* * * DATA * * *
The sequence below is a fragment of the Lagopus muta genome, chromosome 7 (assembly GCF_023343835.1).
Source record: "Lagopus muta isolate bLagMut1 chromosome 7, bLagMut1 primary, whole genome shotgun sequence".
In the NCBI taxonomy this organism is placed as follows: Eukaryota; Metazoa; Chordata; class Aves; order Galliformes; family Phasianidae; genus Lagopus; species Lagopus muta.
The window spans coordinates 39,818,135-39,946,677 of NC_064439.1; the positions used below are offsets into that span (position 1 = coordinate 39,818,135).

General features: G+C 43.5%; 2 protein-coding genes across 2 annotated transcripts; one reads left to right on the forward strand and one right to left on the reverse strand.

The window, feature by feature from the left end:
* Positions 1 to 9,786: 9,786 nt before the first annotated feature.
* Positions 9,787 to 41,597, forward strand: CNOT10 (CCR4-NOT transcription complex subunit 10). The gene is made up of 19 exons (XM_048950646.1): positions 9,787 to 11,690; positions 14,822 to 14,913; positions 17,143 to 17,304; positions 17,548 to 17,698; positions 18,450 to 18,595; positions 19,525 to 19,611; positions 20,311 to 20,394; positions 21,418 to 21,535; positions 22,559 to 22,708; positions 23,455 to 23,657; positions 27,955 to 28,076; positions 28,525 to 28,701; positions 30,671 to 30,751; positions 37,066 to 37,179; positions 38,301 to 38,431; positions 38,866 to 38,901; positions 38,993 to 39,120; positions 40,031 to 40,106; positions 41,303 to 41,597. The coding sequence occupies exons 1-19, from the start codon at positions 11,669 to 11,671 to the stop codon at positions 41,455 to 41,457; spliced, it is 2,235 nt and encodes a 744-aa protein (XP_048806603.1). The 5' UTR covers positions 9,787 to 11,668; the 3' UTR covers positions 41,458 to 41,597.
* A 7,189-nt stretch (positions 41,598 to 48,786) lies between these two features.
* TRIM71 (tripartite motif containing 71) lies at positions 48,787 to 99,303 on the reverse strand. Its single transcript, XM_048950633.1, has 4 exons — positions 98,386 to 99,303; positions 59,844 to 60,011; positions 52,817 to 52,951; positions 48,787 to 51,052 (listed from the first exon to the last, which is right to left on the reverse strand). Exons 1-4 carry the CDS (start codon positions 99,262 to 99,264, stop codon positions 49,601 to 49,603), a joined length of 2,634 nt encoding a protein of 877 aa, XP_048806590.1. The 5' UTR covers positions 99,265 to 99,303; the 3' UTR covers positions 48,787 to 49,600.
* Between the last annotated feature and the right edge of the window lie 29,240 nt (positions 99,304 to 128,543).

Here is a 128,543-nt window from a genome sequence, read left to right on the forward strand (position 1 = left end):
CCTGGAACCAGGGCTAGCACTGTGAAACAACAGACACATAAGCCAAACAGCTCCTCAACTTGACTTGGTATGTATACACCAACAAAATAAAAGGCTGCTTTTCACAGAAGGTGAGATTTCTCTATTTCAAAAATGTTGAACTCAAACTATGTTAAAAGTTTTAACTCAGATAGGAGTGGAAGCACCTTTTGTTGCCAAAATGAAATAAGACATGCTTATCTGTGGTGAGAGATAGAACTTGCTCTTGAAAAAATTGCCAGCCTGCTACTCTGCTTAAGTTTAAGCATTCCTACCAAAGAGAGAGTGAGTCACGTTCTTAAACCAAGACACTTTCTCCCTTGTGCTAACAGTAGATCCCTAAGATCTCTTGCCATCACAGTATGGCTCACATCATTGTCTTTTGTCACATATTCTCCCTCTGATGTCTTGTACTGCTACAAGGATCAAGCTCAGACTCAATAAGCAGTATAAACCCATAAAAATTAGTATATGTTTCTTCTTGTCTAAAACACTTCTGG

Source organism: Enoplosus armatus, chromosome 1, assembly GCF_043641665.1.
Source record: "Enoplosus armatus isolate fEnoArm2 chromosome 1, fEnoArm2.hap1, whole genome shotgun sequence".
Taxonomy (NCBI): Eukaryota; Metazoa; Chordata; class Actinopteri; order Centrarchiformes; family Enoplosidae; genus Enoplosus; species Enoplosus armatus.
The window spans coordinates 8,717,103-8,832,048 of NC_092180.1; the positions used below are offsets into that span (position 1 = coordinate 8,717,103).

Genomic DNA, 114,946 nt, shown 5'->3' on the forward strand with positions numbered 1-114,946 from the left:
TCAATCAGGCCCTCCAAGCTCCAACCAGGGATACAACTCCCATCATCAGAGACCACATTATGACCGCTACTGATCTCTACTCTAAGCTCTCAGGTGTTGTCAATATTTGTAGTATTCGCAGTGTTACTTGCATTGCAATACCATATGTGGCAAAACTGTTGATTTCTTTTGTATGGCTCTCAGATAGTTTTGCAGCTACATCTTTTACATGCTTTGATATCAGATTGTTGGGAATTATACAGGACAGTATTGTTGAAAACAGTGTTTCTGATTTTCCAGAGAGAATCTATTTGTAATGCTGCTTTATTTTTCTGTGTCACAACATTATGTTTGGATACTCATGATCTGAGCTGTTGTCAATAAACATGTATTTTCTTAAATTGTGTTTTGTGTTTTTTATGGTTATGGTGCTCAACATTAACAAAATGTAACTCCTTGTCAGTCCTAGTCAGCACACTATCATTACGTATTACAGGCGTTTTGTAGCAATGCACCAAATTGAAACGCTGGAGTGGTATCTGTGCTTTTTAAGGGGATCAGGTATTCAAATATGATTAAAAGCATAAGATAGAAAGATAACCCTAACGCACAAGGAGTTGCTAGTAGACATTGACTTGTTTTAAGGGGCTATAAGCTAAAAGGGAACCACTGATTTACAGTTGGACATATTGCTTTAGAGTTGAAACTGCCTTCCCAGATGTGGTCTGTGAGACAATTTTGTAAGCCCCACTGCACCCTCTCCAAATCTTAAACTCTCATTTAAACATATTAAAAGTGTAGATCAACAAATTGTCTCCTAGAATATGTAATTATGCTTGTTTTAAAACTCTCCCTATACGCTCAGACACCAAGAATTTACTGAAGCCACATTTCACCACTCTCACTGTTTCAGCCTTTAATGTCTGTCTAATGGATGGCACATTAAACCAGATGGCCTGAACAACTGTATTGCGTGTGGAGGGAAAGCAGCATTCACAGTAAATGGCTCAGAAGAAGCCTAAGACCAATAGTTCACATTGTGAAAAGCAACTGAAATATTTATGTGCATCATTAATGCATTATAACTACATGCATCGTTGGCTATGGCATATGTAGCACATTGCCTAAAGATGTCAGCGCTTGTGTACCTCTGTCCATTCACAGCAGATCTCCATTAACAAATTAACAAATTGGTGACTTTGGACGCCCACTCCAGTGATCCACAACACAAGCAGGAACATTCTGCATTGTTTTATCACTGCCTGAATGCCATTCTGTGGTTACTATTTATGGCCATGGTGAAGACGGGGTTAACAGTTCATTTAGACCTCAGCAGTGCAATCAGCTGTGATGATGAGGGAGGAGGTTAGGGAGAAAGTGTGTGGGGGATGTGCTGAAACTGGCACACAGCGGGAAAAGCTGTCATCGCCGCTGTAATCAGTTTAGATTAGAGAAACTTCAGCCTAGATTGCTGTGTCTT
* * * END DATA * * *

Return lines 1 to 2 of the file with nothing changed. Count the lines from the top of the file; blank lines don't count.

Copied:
The sequence below is a fragment of the Lagopus muta genome, chromosome 7 (assembly GCF_023343835.1).
Source record: "Lagopus muta isolate bLagMut1 chromosome 7, bLagMut1 primary, whole genome shotgun sequence".